Neurotech Firms Seek to Devise COVID-19 Therapies

by James Cavuoto, editor

April 2020 issue

A number of neurotechnology firms and researchers have begun a spirited effort to develop potential treatments for COVID-19. While much of the biomedical research in the U.S. has been oriented toward pharmaceutical and biologics interventions and diagnostics, there are several lines of approach that involve bioelectronic medicine.

One neurotech firm taking a leading role in this effort is electroCore, Inc., the Basking Ridge, NJ bioelectronic medicine company. The company announced that an investigator-initiated, randomized, controlled clinical trial of nVNS therapy has commenced enrolling COVID-19 patients in Spain. The trial, “Prospective, Randomized, Controlled Study to Evaluate the Effect of Non-Invasive Electrical Vagus Nerve Stimulation on Respiratory Symptoms due to COVID-19 (SAVIOR),” is designed to assess the ability of nVNS to decrease the number of hospitalized COVID-19 patients requiring use of a ventilator.

In the treatment group, nVNS will be provided in addition to the current standard of care. nVNS will be used prophylactically, three times a day, as well as acutely when needed by patients, with the goal of improving breathing and decreasing the need for mechanical ventilation. The control group will consist of patients matched to the stimulation group in terms of severity and will be treated with standard of care alone. The trial is being led by Carlos Tornero, head of the anesthesiology-resuscitation department, Hospital Clínico Universitario de Valencia.

Several U.S. institutions have expressed interest in conducting additional controlled clinical studies of nVNS’ potential utility in treating COVID-19 patients. A second investigator-initiated randomized, controlled trial protocol (SAVIOR-2) was recently approved by the institutional review board at one U.S. institution and should commence soon. Additional U.S. investigator-initiated trials are under consideration.

“COVID-19 is causing a worldwide pandemic, the likes of which we have not seen before. Worldwide data indicate that COVID-19 causes a lethal cytokine storm in a small percentage of people who contract the virus, so strategies directed at blocking cytokine release hold promise,” commented Peter Staats, CMO of electroCore. “Pre-clinical work and early pilot studies in respiratory indications such as asthma and bronchoconstriction, the ability of nVNS to block cytokine release, and literature demonstrating that VNS blocks the cytokine storm in animals, all support the hypothesis that nVNS may improve outcomes in patients with COVID-19.”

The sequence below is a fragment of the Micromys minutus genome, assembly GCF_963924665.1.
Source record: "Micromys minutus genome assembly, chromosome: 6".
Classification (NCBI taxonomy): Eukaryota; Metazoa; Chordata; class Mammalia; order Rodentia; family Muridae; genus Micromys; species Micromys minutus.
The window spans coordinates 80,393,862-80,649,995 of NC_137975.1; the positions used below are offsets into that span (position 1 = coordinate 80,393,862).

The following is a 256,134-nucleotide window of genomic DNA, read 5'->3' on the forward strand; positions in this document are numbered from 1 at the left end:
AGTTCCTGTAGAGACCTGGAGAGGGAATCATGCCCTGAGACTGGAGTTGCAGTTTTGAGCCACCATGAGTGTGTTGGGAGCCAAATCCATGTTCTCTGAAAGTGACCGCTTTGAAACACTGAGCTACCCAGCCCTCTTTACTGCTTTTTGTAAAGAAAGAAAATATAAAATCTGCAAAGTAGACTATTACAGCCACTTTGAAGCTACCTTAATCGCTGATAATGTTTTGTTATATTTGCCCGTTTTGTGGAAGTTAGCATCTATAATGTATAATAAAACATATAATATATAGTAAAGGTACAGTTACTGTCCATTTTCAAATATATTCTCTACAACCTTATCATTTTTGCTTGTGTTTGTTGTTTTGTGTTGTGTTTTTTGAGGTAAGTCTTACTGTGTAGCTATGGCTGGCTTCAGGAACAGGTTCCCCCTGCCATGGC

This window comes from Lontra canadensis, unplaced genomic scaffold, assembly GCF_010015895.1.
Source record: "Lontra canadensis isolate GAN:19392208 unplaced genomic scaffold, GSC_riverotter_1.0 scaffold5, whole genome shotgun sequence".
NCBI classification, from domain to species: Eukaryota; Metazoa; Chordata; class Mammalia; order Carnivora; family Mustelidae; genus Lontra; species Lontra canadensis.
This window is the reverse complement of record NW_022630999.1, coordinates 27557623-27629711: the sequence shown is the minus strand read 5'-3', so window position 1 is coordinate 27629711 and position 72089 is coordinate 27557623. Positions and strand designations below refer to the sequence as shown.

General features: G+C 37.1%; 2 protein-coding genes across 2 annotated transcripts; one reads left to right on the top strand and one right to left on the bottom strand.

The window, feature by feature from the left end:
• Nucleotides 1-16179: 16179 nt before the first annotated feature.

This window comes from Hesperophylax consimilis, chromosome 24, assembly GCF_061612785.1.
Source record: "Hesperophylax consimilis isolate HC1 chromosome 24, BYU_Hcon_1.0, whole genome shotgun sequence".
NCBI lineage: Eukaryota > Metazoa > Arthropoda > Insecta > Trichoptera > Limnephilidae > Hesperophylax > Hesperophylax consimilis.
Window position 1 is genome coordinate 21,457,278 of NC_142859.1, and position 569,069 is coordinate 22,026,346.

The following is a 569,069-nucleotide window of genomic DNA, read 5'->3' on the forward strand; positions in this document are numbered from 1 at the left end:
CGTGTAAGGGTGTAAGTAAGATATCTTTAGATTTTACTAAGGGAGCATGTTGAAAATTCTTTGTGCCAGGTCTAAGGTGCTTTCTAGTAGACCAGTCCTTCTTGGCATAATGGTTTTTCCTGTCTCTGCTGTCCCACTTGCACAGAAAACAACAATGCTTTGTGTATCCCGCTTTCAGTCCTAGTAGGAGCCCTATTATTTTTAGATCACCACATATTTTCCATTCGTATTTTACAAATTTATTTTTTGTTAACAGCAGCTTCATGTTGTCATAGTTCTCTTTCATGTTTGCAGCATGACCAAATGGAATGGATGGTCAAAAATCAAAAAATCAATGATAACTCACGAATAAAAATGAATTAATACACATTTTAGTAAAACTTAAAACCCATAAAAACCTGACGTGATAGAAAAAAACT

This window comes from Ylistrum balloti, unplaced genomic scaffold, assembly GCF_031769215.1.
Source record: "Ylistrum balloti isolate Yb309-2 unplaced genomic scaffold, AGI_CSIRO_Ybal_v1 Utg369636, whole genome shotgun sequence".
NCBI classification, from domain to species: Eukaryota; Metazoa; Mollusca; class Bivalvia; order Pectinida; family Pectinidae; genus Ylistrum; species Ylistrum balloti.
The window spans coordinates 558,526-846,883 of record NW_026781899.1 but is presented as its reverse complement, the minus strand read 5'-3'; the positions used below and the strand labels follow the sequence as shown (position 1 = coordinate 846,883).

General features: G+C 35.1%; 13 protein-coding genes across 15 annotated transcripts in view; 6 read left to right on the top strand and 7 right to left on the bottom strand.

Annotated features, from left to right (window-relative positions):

Staats and colleagues recently published a paper, “Use of Non-Invasive Vagus Nerve Stimulation to Treat Respiratory Symptoms Associated with COVID-19: A Theoretical Hypothesis and Early Clinical Experience,” in the journal Neuromodulation: Technology at the Neural Interface.

Another firm responding to the pandemic is Synapse Biomedical. The Ohio firm received Emergency Use Authorization for its TransAeris DPS diaphragm pacing system, to assist in weaning patients off of ventilators for no more than 30 days.

During the COVID-19 pandemic, the surge of patients requiring prolonged mechanical ventilation has put an unprecedented demand on hospital and ICU resources. Even when their primary symptoms have stabilized, these patients are still at risk for developing ventilator-induced diaphragm dysfunction—further prolonging their ventilation.

The TransAeris system addresses this issue by conditioning a patient’s diaphragm to reduce or avoid VIDD. Models suggest the technology—which recently received CE Mark approval and is under clinical investigation in the U.S.—could reduce ventilator burden in COVID-19 patients by 26 percent, helping to free up more ventilators in a time of great demand.

“More than 2,000 patients have been successfully treated world-wide with our diaphragm, pacing technologies,” said Anthony Ignagni, president and CEO of Synapse Biomedical. “We welcome the FDA’s leadership in providing this emergency pathway to get our latest TransAeris device into the hands of clinicians so they can help as many COVID-19 patients as possible during this pandemic.”

Lungpacer Medical in Vancouver, BC received a similar EUA from the FDA for its phrenic nerve stimulation system.


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